I am having trouble deserialising datetimes with Json.Net 6.0.3 (I can replicate the issue on 6.0.6). The code is run in .Net 4.5 on Windows 8.1, and the culture is en-GB.

This demonstrates the problem:

using Newtonsoft.Json;
using Newtonsoft.Json.Linq;

var d1 = new DateTimeOffset(2014, 12, 15, 18, 0, 0, TimeSpan.FromHours(1));
var obj = new {
    time = d1

var json = JsonConvert.SerializeObject(obj, Formatting.Indented);

var jo = JObject.Parse(json);

Console.WriteLine(jo.Value<string>("time") + " // jo.Value<string>(\"time\")");
Console.WriteLine(jo["time"] + " // jo[\"time\"]");

the output:

    "time": "2014-12-15T18:00:00+01:00"
12/15/2014 17:00:00 // jo.Value<string>("time")
15/12/2014 17:00:00 // jo["time"]

The date times are different depending on how the JObject is accessed - one is MM/DD/YYYY DD/MM/YYYY. Why is this?

I don't need them to be in a specific format: the problem is that the format changes. I have a lot of legacy code that parses the datetime string sourced from Json.Net. The code will also run on different computers around the world, maybe with different cultures.

Is there a way to make Json.Net always return datetimes in the same format?


The issue is that the two lines do different things:


Is (ultimately) writing an actual DateTime value to the console. As @JonSkeet points out, you're actually writing a JValue to the console--JValue.ToString just calls the wrapped value's ToString method though, which in your case is DateTime.ToString().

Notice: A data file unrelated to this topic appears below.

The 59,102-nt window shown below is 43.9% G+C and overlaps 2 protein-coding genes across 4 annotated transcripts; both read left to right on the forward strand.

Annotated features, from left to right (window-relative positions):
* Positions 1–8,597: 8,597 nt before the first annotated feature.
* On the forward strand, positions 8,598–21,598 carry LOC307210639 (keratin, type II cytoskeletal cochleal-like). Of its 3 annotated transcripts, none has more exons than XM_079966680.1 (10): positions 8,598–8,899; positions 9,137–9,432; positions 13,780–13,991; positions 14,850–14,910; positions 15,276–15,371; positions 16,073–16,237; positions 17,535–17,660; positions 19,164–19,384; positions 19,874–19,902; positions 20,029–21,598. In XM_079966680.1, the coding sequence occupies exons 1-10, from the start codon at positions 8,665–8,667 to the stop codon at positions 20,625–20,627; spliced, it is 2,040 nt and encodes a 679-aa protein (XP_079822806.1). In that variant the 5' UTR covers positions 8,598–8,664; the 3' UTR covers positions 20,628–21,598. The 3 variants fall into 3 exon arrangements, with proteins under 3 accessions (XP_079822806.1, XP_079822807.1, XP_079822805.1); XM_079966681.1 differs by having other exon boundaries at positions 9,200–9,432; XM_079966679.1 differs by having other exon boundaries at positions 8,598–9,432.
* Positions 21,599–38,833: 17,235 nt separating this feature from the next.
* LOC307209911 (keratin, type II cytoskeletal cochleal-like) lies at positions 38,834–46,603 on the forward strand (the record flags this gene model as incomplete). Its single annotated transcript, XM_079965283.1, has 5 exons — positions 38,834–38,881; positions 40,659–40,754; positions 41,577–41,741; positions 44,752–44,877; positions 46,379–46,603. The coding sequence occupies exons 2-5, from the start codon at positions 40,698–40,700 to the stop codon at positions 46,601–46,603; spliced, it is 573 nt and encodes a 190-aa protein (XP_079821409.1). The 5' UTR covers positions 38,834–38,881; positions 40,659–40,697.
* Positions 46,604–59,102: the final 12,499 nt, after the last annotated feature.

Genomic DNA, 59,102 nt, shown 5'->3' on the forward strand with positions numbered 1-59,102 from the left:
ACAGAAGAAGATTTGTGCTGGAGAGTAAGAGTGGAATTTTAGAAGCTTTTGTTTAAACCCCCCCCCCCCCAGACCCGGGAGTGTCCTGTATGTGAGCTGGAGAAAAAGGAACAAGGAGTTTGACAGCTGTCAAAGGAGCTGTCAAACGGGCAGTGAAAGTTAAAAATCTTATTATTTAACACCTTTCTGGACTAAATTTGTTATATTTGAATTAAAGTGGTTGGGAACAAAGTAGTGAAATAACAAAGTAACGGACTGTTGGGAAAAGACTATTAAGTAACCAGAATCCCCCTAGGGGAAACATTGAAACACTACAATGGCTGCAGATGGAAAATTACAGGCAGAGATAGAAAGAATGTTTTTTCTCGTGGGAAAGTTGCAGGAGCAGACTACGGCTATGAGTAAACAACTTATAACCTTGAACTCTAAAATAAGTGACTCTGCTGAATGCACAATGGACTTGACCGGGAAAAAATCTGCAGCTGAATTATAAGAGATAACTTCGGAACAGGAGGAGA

In other words:

  • Calling Console.WriteLine and passing an instance of JValue uses the overload of Console.WriteLine that takes an object.
  • That overload calls .ToString() on the JValue
  • Which then calls .ToString() on the underlying type (in your case a DateTime)

So you're going to get whatever format is the default for your current culture. More specifically, you're going to get the DateTime formatted with the "G" specifier in your current culture.

The more interesting bit is the jo.Value<string>("time") line. Under the hood, JSON.NET is converting the underlying DateTime to a string using the following:

Convert.ChangeType(value, typeof(string), CultureInfo.InvariantCulture);

This, of course, produces an entirely different string, since it's explicitly using CultureInfo.InvariantCulture.

The takeaway from this is that your best bet is probably to retrieve the date as a DateTime, and then format it the exact way you want it, to avoid any ambiguity:

DateTime dt = jo.Value<DateTime>("time");
string dateTimeSTring = dt.ToString(/* whatever format you always want */);
  • @JonSkeet: Well, yes, I've oversimplified it, but JValue's ToString method calls the underlying value's (in this case a DateTime) ToString method. – Andrew Whitaker Dec 17 '14 at 16:14
  • 1
    Right. I would un-oversimplify it if I were you. The basic premise is fine (which is why I've abandoned my own answer) but it's good to be precise about this when conversions are involved all over the place. – Jon Skeet Dec 17 '14 at 16:15

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